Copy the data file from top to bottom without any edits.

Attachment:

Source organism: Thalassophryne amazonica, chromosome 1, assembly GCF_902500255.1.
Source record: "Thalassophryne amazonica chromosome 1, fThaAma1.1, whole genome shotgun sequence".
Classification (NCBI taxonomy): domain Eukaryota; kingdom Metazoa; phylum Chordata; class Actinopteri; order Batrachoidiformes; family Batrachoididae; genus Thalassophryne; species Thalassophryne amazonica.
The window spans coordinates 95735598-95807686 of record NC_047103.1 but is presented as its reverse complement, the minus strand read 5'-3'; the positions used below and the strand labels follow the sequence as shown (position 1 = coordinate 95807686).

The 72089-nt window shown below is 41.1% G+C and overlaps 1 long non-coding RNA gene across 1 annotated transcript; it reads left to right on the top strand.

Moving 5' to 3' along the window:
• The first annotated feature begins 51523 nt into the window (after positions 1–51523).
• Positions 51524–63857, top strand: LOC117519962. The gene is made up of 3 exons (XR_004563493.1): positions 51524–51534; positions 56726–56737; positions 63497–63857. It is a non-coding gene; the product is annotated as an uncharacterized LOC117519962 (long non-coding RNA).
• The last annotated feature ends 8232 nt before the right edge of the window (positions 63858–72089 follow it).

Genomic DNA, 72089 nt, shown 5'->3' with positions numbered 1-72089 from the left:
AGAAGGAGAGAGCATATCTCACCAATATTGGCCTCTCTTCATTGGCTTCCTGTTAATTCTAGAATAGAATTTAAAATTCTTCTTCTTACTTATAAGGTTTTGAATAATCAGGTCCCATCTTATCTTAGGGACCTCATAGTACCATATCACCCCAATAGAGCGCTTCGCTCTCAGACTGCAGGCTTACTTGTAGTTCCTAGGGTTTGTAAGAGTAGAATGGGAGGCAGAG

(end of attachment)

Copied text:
Source organism: Thalassophryne amazonica, chromosome 1, assembly GCF_902500255.1.
Source record: "Thalassophryne amazonica chromosome 1, fThaAma1.1, whole genome shotgun sequence".
Classification (NCBI taxonomy): domain Eukaryota; kingdom Metazoa; phylum Chordata; class Actinopteri; order Batrachoidiformes; family Batrachoididae; genus Thalassophryne; species Thalassophryne amazonica.
The window spans coordinates 95735598-95807686 of record NC_047103.1 but is presented as its reverse complement, the minus strand read 5'-3'; the positions used below and the strand labels follow the sequence as shown (position 1 = coordinate 95807686).

The 72089-nt window shown below is 41.1% G+C and overlaps 1 long non-coding RNA gene across 1 annotated transcript; it reads left to right on the top strand.

Moving 5' to 3' along the window:
• The first annotated feature begins 51523 nt into the window (after positions 1–51523).
• Positions 51524–63857, top strand: LOC117519962. The gene is made up of 3 exons (XR_004563493.1): positions 51524–51534; positions 56726–56737; positions 63497–63857. It is a non-coding gene; the product is annotated as an uncharacterized LOC117519962 (long non-coding RNA).
• The last annotated feature ends 8232 nt before the right edge of the window (positions 63858–72089 follow it).

Genomic DNA, 72089 nt, shown 5'->3' with positions numbered 1-72089 from the left:
AGAAGGAGAGAGCATATCTCACCAATATTGGCCTCTCTTCATTGGCTTCCTGTTAATTCTAGAATAGAATTTAAAATTCTTCTTCTTACTTATAAGGTTTTGAATAATCAGGTCCCATCTTATCTTAGGGACCTCATAGTACCATATCACCCCAATAGAGCGCTTCGCTCTCAGACTGCAGGCTTACTTGTAGTTCCTAGGGTTTGTAAGAGTAGAATGGGAGGCAGAG